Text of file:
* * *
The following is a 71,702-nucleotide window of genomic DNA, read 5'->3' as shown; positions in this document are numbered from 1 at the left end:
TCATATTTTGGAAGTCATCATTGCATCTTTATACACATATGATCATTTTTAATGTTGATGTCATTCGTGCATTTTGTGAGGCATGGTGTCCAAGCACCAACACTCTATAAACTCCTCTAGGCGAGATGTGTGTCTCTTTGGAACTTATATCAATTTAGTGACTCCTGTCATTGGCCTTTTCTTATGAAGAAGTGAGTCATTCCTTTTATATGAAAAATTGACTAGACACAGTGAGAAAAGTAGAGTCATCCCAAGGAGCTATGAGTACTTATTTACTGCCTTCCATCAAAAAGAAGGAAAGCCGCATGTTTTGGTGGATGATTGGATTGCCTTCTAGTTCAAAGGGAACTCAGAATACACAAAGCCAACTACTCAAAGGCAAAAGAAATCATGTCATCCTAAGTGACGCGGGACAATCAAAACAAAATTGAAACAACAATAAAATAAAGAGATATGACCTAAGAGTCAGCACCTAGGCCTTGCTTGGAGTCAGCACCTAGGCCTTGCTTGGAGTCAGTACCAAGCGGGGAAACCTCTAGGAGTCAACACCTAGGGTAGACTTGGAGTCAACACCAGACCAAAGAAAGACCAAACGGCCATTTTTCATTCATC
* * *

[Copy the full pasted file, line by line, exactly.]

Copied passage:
The following is a 71,702-nucleotide window of genomic DNA, read 5'->3' as shown; positions in this document are numbered from 1 at the left end:
TCATATTTTGGAAGTCATCATTGCATCTTTATACACATATGATCATTTTTAATGTTGATGTCATTCGTGCATTTTGTGAGGCATGGTGTCCAAGCACCAACACTCTATAAACTCCTCTAGGCGAGATGTGTGTCTCTTTGGAACTTATATCAATTTAGTGACTCCTGTCATTGGCCTTTTCTTATGAAGAAGTGAGTCATTCCTTTTATATGAAAAATTGACTAGACACAGTGAGAAAAGTAGAGTCATCCCAAGGAGCTATGAGTACTTATTTACTGCCTTCCATCAAAAAGAAGGAAAGCCGCATGTTTTGGTGGATGATTGGATTGCCTTCTAGTTCAAAGGGAACTCAGAATACACAAAGCCAACTACTCAAAGGCAAAAGAAATCATGTCATCCTAAGTGACGCGGGACAATCAAAACAAAATTGAAACAACAATAAAATAAAGAGATATGACCTAAGAGTCAGCACCTAGGCCTTGCTTGGAGTCAGCACCTAGGCCTTGCTTGGAGTCAGTACCAAGCGGGGAAACCTCTAGGAGTCAACACCTAGGGTAGACTTGGAGTCAACACCAGACCAAAGAAAGACCAAACGGCCATTTTTCATTCATC